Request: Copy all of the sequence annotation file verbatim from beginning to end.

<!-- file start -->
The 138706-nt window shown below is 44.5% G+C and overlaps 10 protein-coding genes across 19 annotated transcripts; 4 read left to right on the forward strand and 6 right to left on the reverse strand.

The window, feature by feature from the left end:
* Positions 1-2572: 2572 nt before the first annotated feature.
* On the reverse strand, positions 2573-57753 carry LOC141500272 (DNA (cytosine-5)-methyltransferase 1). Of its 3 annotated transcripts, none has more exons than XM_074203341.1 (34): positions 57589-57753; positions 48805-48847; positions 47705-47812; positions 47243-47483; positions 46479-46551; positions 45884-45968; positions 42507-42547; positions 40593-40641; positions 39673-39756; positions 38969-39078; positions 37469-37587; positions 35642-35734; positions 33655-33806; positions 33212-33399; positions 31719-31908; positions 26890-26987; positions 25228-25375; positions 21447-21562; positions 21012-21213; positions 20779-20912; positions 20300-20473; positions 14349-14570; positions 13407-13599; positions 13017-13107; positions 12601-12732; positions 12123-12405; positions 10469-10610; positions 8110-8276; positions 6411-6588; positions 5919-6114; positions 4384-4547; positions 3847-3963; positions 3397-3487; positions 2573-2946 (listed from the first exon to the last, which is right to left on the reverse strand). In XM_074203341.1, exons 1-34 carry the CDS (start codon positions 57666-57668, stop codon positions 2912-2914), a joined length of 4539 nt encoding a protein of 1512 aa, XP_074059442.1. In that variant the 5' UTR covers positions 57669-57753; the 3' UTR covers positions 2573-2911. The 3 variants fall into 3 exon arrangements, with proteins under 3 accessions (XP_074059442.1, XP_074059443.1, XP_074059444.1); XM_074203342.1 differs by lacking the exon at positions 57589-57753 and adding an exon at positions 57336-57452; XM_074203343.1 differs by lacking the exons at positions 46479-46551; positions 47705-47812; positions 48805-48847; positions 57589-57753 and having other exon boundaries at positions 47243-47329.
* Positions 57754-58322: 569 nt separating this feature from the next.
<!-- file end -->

The 138706-nt window shown below is 44.5% G+C and overlaps 10 protein-coding genes across 19 annotated transcripts; 4 read left to right on the forward strand and 6 right to left on the reverse strand.

The window, feature by feature from the left end:
* Positions 1-2572: 2572 nt before the first annotated feature.
* On the reverse strand, positions 2573-57753 carry LOC141500272 (DNA (cytosine-5)-methyltransferase 1). Of its 3 annotated transcripts, none has more exons than XM_074203341.1 (34): positions 57589-57753; positions 48805-48847; positions 47705-47812; positions 47243-47483; positions 46479-46551; positions 45884-45968; positions 42507-42547; positions 40593-40641; positions 39673-39756; positions 38969-39078; positions 37469-37587; positions 35642-35734; positions 33655-33806; positions 33212-33399; positions 31719-31908; positions 26890-26987; positions 25228-25375; positions 21447-21562; positions 21012-21213; positions 20779-20912; positions 20300-20473; positions 14349-14570; positions 13407-13599; positions 13017-13107; positions 12601-12732; positions 12123-12405; positions 10469-10610; positions 8110-8276; positions 6411-6588; positions 5919-6114; positions 4384-4547; positions 3847-3963; positions 3397-3487; positions 2573-2946 (listed from the first exon to the last, which is right to left on the reverse strand). In XM_074203341.1, exons 1-34 carry the CDS (start codon positions 57666-57668, stop codon positions 2912-2914), a joined length of 4539 nt encoding a protein of 1512 aa, XP_074059442.1. In that variant the 5' UTR covers positions 57669-57753; the 3' UTR covers positions 2573-2911. The 3 variants fall into 3 exon arrangements, with proteins under 3 accessions (XP_074059442.1, XP_074059443.1, XP_074059444.1); XM_074203342.1 differs by lacking the exon at positions 57589-57753 and adding an exon at positions 57336-57452; XM_074203343.1 differs by lacking the exons at positions 46479-46551; positions 47705-47812; positions 48805-48847; positions 57589-57753 and having other exon boundaries at positions 47243-47329.
* Positions 57754-58322: 569 nt separating this feature from the next.